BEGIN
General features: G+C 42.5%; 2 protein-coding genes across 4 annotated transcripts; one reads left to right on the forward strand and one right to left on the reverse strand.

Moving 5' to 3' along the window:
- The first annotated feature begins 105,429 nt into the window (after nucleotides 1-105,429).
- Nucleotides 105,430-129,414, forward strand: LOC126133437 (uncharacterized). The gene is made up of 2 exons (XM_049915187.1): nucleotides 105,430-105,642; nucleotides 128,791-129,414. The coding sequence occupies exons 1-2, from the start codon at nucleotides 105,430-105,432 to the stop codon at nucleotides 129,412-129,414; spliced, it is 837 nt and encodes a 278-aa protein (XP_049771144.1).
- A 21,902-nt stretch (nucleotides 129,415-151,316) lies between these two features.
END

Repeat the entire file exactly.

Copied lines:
General features: G+C 42.5%; 2 protein-coding genes across 4 annotated transcripts; one reads left to right on the forward strand and one right to left on the reverse strand.

Moving 5' to 3' along the window:
- The first annotated feature begins 105,429 nt into the window (after nucleotides 1-105,429).
- Nucleotides 105,430-129,414, forward strand: LOC126133437 (uncharacterized). The gene is made up of 2 exons (XM_049915187.1): nucleotides 105,430-105,642; nucleotides 128,791-129,414. The coding sequence occupies exons 1-2, from the start codon at nucleotides 105,430-105,432 to the stop codon at nucleotides 129,412-129,414; spliced, it is 837 nt and encodes a 278-aa protein (XP_049771144.1).
- A 21,902-nt stretch (nucleotides 129,415-151,316) lies between these two features.